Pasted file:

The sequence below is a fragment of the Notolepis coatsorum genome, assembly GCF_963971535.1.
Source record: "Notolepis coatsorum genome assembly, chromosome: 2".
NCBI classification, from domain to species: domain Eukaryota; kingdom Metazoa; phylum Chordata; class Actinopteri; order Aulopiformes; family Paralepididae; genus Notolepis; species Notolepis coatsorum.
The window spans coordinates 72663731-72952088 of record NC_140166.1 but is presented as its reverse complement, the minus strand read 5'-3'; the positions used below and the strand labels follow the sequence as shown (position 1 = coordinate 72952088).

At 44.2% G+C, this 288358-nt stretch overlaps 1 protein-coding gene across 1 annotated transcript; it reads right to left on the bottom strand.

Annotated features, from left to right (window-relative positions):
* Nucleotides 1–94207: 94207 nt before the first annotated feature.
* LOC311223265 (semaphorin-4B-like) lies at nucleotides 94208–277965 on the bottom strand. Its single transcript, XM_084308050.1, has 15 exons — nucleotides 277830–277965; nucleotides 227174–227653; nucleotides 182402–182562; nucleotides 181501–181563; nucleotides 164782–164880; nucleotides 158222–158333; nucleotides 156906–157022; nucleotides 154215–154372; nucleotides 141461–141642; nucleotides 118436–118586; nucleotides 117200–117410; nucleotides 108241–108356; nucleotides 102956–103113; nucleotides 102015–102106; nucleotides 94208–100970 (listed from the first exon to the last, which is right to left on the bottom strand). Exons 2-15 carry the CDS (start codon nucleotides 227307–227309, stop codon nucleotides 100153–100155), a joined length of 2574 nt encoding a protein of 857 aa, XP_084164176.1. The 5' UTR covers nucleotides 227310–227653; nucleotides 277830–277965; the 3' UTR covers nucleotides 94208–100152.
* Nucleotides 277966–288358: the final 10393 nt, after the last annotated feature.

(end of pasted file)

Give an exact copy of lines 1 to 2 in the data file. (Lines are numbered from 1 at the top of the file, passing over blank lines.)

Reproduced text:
The sequence below is a fragment of the Notolepis coatsorum genome, assembly GCF_963971535.1.
Source record: "Notolepis coatsorum genome assembly, chromosome: 2".